A starving northern fur seal pup is being rehabilitated by Vancouver Aquarium, after he was rescued by residents of a remote island off Vancouver Island.
In a release, Lindsaye Akhurst, manager of the Aquarium’s Marine Mammal Rescue Centre, said the seal pup was spotted off the coast of Ahousaht on Flores Island.
“While northern fur seals can be found in BC, it’s a pelagic species, which means they spend most of their time far offshore. We don’t often see them close to land,” said Akhurst.
“When he was spotted, this little guy was exhibiting unnatural behaviour, appeared emaciated and was spending time in a location with heavy boat traffic.”
The out-of-its-range seal pup, thought to be about seven months old, arrived at the Rescue Centre on Sunday, and has been under intensive observation ever since.
“He arrived in poor condition, emaciated and dehydrated. He’s much smaller than we would expect a pup of this age to be,” said Akhurst.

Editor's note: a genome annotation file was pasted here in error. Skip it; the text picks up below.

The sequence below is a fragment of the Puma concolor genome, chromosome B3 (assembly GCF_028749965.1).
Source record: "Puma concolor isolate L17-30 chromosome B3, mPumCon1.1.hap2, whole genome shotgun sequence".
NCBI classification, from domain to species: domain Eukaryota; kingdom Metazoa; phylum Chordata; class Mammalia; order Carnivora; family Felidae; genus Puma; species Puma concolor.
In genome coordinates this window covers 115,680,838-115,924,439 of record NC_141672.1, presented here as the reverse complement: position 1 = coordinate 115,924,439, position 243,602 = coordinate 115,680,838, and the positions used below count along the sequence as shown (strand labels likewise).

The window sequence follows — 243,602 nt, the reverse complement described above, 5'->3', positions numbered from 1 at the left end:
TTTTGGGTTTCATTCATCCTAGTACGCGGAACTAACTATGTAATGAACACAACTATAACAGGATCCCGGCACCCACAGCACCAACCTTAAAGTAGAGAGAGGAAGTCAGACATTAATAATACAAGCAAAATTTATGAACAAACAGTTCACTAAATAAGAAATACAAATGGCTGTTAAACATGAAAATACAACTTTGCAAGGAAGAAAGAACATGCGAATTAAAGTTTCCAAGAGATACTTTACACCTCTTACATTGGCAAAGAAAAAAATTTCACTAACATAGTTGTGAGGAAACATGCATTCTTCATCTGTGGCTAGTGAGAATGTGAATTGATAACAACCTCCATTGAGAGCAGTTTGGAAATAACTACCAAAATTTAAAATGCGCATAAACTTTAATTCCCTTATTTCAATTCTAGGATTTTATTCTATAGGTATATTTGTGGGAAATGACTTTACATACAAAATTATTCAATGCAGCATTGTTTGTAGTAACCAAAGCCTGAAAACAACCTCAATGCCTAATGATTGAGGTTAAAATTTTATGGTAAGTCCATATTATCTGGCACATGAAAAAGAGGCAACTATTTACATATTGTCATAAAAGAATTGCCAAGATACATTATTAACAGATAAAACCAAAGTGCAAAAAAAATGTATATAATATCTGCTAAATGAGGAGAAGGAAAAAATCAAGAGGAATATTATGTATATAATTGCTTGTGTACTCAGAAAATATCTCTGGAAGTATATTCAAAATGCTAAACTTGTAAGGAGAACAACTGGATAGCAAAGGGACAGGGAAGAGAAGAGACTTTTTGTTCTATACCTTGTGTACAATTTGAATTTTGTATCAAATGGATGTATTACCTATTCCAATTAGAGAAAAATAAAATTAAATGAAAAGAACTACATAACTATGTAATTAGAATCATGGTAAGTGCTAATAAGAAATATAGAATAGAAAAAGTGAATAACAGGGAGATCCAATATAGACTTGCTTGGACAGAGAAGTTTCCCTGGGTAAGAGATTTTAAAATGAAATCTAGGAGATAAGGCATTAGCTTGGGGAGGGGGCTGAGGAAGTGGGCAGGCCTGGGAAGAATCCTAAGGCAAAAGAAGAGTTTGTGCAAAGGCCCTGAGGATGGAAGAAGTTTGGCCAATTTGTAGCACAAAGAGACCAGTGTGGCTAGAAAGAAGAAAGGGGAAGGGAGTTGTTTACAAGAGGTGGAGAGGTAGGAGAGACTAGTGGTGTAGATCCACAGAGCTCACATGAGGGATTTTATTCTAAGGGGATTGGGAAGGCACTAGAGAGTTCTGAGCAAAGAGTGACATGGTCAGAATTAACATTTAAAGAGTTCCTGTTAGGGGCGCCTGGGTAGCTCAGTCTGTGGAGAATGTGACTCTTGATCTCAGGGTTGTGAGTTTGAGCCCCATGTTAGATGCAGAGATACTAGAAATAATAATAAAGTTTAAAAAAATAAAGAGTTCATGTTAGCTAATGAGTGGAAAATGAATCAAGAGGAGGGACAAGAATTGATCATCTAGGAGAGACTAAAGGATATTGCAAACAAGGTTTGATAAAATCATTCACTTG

“He has already shown some improvement, he’s able to digest solids, is maintaining hydration and starting to gain weight. We believe he is stable enough now for a more thorough physical exam that we’ll perform in the next day or so.”
Northern fur seals forage in BC
Northern fur seals, which live throughout the Pacific Rim from Japan to the Channel Islands of California, are recognized as a threatened species in Canada.
Although the seals do not come to Canada to give birth, British Columbia’s waters are an important foraging area for them between January and June.
This week’s northern fur seal pup rescue was extremely unusual for the Vancouver Aquarium – but not without the ultimate precedent.
The first ever patient of the Rescue Centre was in fact a stranded northern fur seal pup rescued in 1960, and named Nippy.
And you know what? Right now, we need some more cute seal photos in our lives and we’re pretty sure you do too.
Here are a few more photos of northern fur seal pups in the wild to keep you going. We’ve got to protect these little guys.